Inside Africa

On this island, the birds are in charge

Brooke Bowman and Daisy Carrington, for CNNUpdated 9th July 2015
(CNN) — For birds, this island is a sanctuary. For humans, it's a trek.
Nestled at the tip of the Seychelles archipelago, the aptly-named Bird Island has just one flight in or out a day. There is only a single lodge made up of 24 chalets. Even in the dead of summer, there's no air-conditioning, no phones and no TV.
"A client who accepts there is no air-con is a client who accepts nature," explains Alex Savy, whose father, Guy, turned the former Coconut plantation into one of the world's first eco-resorts 40 years ago. Alex now co-manages the property.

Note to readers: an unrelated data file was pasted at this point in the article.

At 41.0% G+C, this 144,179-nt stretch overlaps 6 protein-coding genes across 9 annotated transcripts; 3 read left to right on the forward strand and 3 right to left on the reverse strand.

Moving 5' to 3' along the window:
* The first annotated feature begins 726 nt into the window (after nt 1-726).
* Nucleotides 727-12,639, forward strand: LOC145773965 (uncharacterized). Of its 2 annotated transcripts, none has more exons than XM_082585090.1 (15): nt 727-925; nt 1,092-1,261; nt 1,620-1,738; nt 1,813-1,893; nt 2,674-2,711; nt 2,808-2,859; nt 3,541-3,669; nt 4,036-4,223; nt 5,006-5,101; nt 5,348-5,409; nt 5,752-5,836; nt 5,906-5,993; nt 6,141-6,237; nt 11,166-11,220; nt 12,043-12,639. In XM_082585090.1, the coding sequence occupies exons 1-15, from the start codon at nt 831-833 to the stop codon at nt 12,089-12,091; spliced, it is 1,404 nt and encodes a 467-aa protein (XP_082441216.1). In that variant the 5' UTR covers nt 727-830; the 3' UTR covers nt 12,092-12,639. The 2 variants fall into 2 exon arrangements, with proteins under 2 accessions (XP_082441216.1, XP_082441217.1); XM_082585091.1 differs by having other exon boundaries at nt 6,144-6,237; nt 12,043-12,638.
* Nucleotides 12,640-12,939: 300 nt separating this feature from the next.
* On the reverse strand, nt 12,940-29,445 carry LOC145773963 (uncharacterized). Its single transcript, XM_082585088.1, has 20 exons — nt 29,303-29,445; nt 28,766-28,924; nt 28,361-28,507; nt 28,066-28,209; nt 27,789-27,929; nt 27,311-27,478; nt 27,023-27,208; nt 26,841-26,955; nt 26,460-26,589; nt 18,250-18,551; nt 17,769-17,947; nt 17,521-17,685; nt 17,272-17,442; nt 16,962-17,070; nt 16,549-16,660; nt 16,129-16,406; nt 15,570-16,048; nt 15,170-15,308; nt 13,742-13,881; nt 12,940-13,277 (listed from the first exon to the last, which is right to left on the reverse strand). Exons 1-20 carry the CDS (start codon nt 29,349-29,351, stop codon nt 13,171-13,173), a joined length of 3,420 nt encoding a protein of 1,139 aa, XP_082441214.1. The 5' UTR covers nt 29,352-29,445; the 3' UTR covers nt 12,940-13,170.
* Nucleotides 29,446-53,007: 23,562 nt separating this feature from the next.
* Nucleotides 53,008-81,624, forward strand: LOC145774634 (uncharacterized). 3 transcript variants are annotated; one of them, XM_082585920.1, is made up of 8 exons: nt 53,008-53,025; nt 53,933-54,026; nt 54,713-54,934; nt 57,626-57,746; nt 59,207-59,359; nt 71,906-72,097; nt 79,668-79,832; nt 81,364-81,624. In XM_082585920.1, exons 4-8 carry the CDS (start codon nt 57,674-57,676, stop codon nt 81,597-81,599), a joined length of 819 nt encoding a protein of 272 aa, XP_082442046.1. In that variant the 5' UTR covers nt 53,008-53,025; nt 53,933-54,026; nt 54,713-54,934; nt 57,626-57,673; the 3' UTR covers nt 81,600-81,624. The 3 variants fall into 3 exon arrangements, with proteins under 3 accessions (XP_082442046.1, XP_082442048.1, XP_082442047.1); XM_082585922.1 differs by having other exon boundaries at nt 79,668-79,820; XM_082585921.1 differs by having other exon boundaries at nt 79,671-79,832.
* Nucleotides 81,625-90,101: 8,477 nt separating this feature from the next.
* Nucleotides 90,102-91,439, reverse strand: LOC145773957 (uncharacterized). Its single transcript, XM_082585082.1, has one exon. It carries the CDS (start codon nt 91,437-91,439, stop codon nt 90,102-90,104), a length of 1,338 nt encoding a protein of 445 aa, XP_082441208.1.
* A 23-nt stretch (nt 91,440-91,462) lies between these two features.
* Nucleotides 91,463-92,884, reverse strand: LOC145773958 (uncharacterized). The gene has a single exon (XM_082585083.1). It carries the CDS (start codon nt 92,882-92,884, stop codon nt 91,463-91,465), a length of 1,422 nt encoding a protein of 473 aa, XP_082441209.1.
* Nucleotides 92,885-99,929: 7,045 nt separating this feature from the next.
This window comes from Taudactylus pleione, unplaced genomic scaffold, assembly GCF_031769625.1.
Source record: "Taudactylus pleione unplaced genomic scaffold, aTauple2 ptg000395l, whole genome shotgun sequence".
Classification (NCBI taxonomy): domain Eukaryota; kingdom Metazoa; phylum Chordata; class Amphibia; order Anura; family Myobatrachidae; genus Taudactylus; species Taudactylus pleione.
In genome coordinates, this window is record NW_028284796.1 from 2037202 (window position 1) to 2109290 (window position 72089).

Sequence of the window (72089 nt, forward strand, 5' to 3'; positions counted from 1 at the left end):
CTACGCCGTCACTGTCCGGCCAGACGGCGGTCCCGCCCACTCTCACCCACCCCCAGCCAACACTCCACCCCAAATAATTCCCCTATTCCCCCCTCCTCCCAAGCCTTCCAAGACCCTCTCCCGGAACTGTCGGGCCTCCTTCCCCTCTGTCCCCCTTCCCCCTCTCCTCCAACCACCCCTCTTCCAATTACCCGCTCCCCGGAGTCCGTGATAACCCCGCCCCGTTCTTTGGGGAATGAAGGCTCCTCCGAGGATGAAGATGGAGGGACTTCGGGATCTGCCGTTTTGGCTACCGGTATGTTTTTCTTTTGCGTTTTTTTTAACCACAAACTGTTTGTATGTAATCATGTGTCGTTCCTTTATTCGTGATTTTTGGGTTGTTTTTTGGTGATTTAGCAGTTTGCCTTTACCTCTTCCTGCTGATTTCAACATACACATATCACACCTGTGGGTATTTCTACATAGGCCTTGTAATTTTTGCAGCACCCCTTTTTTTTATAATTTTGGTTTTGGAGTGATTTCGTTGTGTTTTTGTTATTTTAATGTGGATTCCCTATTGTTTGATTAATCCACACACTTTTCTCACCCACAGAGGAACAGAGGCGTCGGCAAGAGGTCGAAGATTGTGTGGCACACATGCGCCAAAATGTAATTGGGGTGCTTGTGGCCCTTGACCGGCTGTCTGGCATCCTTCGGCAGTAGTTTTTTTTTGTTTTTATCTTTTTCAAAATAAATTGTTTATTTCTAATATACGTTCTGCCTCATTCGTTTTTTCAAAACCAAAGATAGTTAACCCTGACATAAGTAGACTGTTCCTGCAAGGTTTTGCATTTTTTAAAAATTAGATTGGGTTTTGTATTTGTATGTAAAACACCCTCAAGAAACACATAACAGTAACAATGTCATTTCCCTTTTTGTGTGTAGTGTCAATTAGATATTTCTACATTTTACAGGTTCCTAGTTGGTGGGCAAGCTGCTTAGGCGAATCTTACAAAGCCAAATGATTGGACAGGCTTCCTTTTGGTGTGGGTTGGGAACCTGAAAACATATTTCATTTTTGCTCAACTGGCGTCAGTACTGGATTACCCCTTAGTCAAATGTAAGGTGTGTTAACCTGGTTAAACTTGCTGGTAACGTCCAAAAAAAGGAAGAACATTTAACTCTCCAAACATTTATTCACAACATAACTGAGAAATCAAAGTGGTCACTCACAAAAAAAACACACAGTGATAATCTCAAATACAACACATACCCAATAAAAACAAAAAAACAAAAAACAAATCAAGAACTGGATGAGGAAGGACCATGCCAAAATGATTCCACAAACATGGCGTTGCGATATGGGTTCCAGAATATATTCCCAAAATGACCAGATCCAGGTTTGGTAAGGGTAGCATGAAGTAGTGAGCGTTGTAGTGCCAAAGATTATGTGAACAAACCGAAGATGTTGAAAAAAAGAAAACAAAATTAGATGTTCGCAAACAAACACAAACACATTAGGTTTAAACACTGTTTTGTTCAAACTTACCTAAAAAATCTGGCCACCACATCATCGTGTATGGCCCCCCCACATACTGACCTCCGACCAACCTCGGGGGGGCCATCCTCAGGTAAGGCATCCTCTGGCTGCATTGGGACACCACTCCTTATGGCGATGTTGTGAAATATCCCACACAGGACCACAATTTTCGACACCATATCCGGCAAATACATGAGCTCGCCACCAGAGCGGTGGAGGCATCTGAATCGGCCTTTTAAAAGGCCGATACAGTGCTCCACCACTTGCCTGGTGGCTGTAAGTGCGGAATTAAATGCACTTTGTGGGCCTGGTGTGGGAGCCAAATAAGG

For guests, the fact they're left up to their own devices is an asset. Bird-lovers can get close to the over 1 million feathered friends that touch down each year.
"Sometimes, you'll find more birds around your chalet than if you go in the garden. They're everywhere, and it's because generations of them have found out by now that nobody is going to hurt them here," says Savy.
Conservation officer Robbie Bresson has been charting the behavior, breeding and feeding patterns of the island's birds for over a decade, and he has seen several species flourish under his care. One prime example is the white-tailed tropicbird.
"When I first came, there was only one pair. Now there are 89 pairs. To go from a pair to 89 in 11 years is... this is extraordinary stuff," he says.
"Now, the birds will live longer than me!"
Want the video below to get up-close-and personal with the residents of Bird Island.
Privately owned, 'Bird Island,' is helping to protect it's most precious species.